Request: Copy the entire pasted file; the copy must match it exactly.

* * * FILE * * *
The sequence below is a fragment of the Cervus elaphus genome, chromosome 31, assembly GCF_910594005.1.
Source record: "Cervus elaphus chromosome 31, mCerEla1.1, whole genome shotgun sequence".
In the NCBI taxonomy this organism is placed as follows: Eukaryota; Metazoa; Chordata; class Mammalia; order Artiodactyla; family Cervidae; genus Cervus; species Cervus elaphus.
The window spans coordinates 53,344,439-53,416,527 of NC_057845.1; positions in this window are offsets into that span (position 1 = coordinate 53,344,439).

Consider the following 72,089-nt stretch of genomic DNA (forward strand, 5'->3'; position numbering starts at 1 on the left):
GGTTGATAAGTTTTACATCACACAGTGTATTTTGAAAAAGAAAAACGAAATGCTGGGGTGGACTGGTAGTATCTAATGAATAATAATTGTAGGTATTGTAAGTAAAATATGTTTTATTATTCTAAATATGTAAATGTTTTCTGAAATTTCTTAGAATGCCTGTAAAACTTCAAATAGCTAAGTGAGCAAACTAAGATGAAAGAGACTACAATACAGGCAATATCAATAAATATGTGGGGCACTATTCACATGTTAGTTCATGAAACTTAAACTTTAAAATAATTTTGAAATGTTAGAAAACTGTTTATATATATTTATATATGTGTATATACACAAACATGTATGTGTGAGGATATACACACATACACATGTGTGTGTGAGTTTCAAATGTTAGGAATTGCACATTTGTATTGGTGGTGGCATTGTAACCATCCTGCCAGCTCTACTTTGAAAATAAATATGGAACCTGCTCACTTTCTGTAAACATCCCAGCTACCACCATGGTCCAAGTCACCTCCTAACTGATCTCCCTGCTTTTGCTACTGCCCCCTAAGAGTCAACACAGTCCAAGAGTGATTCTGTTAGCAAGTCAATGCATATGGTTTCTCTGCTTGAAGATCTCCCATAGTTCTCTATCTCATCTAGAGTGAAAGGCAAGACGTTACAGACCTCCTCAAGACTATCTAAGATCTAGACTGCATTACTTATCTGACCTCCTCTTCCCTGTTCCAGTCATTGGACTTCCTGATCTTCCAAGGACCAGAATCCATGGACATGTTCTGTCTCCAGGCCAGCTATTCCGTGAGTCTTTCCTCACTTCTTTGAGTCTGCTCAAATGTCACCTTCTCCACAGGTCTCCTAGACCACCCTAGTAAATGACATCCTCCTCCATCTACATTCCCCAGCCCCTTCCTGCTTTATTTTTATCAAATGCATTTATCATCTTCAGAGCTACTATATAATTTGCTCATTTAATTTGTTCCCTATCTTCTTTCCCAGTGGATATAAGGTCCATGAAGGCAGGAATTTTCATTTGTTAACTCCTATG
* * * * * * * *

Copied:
The sequence below is a fragment of the Cervus elaphus genome, chromosome 31, assembly GCF_910594005.1.
Source record: "Cervus elaphus chromosome 31, mCerEla1.1, whole genome shotgun sequence".
In the NCBI taxonomy this organism is placed as follows: Eukaryota; Metazoa; Chordata; class Mammalia; order Artiodactyla; family Cervidae; genus Cervus; species Cervus elaphus.
The window spans coordinates 53,344,439-53,416,527 of NC_057845.1; positions in this window are offsets into that span (position 1 = coordinate 53,344,439).

Consider the following 72,089-nt stretch of genomic DNA (forward strand, 5'->3'; position numbering starts at 1 on the left):
GGTTGATAAGTTTTACATCACACAGTGTATTTTGAAAAAGAAAAACGAAATGCTGGGGTGGACTGGTAGTATCTAATGAATAATAATTGTAGGTATTGTAAGTAAAATATGTTTTATTATTCTAAATATGTAAATGTTTTCTGAAATTTCTTAGAATGCCTGTAAAACTTCAAATAGCTAAGTGAGCAAACTAAGATGAAAGAGACTACAATACAGGCAATATCAATAAATATGTGGGGCACTATTCACATGTTAGTTCATGAAACTTAAACTTTAAAATAATTTTGAAATGTTAGAAAACTGTTTATATATATTTATATATGTGTATATACACAAACATGTATGTGTGAGGATATACACACATACACATGTGTGTGTGAGTTTCAAATGTTAGGAATTGCACATTTGTATTGGTGGTGGCATTGTAACCATCCTGCCAGCTCTACTTTGAAAATAAATATGGAACCTGCTCACTTTCTGTAAACATCCCAGCTACCACCATGGTCCAAGTCACCTCCTAACTGATCTCCCTGCTTTTGCTACTGCCCCCTAAGAGTCAACACAGTCCAAGAGTGATTCTGTTAGCAAGTCAATGCATATGGTTTCTCTGCTTGAAGATCTCCCATAGTTCTCTATCTCATCTAGAGTGAAAGGCAAGACGTTACAGACCTCCTCAAGACTATCTAAGATCTAGACTGCATTACTTATCTGACCTCCTCTTCCCTGTTCCAGTCATTGGACTTCCTGATCTTCCAAGGACCAGAATCCATGGACATGTTCTGTCTCCAGGCCAGCTATTCCGTGAGTCTTTCCTCACTTCTTTGAGTCTGCTCAAATGTCACCTTCTCCACAGGTCTCCTAGACCACCCTAGTAAATGACATCCTCCTCCATCTACATTCCCCAGCCCCTTCCTGCTTTATTTTTATCAAATGCATTTATCATCTTCAGAGCTACTATATAATTTGCTCATTTAATTTGTTCCCTATCTTCTTTCCCAGTGGATATAAGGTCCATGAAGGCAGGAATTTTCATTTGTTAACTCCTATG